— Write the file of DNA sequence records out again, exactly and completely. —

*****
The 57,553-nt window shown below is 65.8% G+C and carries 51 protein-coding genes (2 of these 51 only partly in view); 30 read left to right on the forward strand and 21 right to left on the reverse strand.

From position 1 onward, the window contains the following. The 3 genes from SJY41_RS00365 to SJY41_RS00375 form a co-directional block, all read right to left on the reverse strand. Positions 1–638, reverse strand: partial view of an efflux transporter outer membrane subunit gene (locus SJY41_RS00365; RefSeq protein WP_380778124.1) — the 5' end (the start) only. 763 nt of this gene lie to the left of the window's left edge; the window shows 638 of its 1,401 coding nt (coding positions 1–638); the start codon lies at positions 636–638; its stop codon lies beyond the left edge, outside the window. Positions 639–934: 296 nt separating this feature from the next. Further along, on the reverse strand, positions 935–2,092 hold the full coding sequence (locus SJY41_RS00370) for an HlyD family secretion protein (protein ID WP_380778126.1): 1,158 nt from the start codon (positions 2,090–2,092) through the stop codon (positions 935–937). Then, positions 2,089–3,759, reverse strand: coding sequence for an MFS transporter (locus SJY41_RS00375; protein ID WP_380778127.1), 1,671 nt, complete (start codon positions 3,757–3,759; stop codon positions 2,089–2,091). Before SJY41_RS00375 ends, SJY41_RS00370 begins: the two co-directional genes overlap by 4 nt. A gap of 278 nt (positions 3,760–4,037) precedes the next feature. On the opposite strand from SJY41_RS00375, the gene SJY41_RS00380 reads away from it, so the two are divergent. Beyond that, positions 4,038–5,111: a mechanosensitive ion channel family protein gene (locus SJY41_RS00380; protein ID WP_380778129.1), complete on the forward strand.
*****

The 57,553-nt window shown below is 65.8% G+C and carries 51 protein-coding genes (2 of these 51 only partly in view); 30 read left to right on the forward strand and 21 right to left on the reverse strand.

From position 1 onward, the window contains the following. The 3 genes from SJY41_RS00365 to SJY41_RS00375 form a co-directional block, all read right to left on the reverse strand. Positions 1–638, reverse strand: partial view of an efflux transporter outer membrane subunit gene (locus SJY41_RS00365; RefSeq protein WP_380778124.1) — the 5' end (the start) only. 763 nt of this gene lie to the left of the window's left edge; the window shows 638 of its 1,401 coding nt (coding positions 1–638); the start codon lies at positions 636–638; its stop codon lies beyond the left edge, outside the window. Positions 639–934: 296 nt separating this feature from the next. Further along, on the reverse strand, positions 935–2,092 hold the full coding sequence (locus SJY41_RS00370) for an HlyD family secretion protein (protein ID WP_380778126.1): 1,158 nt from the start codon (positions 2,090–2,092) through the stop codon (positions 935–937). Then, positions 2,089–3,759, reverse strand: coding sequence for an MFS transporter (locus SJY41_RS00375; protein ID WP_380778127.1), 1,671 nt, complete (start codon positions 3,757–3,759; stop codon positions 2,089–2,091). Before SJY41_RS00375 ends, SJY41_RS00370 begins: the two co-directional genes overlap by 4 nt. A gap of 278 nt (positions 3,760–4,037) precedes the next feature. On the opposite strand from SJY41_RS00375, the gene SJY41_RS00380 reads away from it, so the two are divergent. Beyond that, positions 4,038–5,111: a mechanosensitive ion channel family protein gene (locus SJY41_RS00380; protein ID WP_380778129.1), complete on the forward strand.